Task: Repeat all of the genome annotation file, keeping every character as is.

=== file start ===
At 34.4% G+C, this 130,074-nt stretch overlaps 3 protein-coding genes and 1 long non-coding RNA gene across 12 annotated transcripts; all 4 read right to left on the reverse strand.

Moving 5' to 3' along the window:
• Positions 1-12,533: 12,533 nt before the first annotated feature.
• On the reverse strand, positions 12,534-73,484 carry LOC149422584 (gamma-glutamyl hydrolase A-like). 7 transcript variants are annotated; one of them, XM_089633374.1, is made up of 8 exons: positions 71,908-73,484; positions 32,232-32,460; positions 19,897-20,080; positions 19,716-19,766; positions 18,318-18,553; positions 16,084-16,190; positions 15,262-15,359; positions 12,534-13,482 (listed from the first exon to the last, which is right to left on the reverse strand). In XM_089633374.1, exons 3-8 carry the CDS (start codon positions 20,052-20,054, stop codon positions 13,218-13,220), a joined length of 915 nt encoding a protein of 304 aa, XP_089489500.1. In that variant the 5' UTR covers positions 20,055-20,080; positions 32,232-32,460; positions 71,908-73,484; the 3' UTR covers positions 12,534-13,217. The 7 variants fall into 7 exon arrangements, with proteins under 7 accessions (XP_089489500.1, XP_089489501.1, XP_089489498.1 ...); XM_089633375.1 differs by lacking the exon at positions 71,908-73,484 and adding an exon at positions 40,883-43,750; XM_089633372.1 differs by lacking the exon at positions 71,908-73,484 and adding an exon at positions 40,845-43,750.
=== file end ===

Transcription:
At 34.4% G+C, this 130,074-nt stretch overlaps 3 protein-coding genes and 1 long non-coding RNA gene across 12 annotated transcripts; all 4 read right to left on the reverse strand.

Moving 5' to 3' along the window:
• Positions 1-12,533: 12,533 nt before the first annotated feature.
• On the reverse strand, positions 12,534-73,484 carry LOC149422584 (gamma-glutamyl hydrolase A-like). 7 transcript variants are annotated; one of them, XM_089633374.1, is made up of 8 exons: positions 71,908-73,484; positions 32,232-32,460; positions 19,897-20,080; positions 19,716-19,766; positions 18,318-18,553; positions 16,084-16,190; positions 15,262-15,359; positions 12,534-13,482 (listed from the first exon to the last, which is right to left on the reverse strand). In XM_089633374.1, exons 3-8 carry the CDS (start codon positions 20,052-20,054, stop codon positions 13,218-13,220), a joined length of 915 nt encoding a protein of 304 aa, XP_089489500.1. In that variant the 5' UTR covers positions 20,055-20,080; positions 32,232-32,460; positions 71,908-73,484; the 3' UTR covers positions 12,534-13,217. The 7 variants fall into 7 exon arrangements, with proteins under 7 accessions (XP_089489500.1, XP_089489501.1, XP_089489498.1 ...); XM_089633375.1 differs by lacking the exon at positions 71,908-73,484 and adding an exon at positions 40,883-43,750; XM_089633372.1 differs by lacking the exon at positions 71,908-73,484 and adding an exon at positions 40,845-43,750.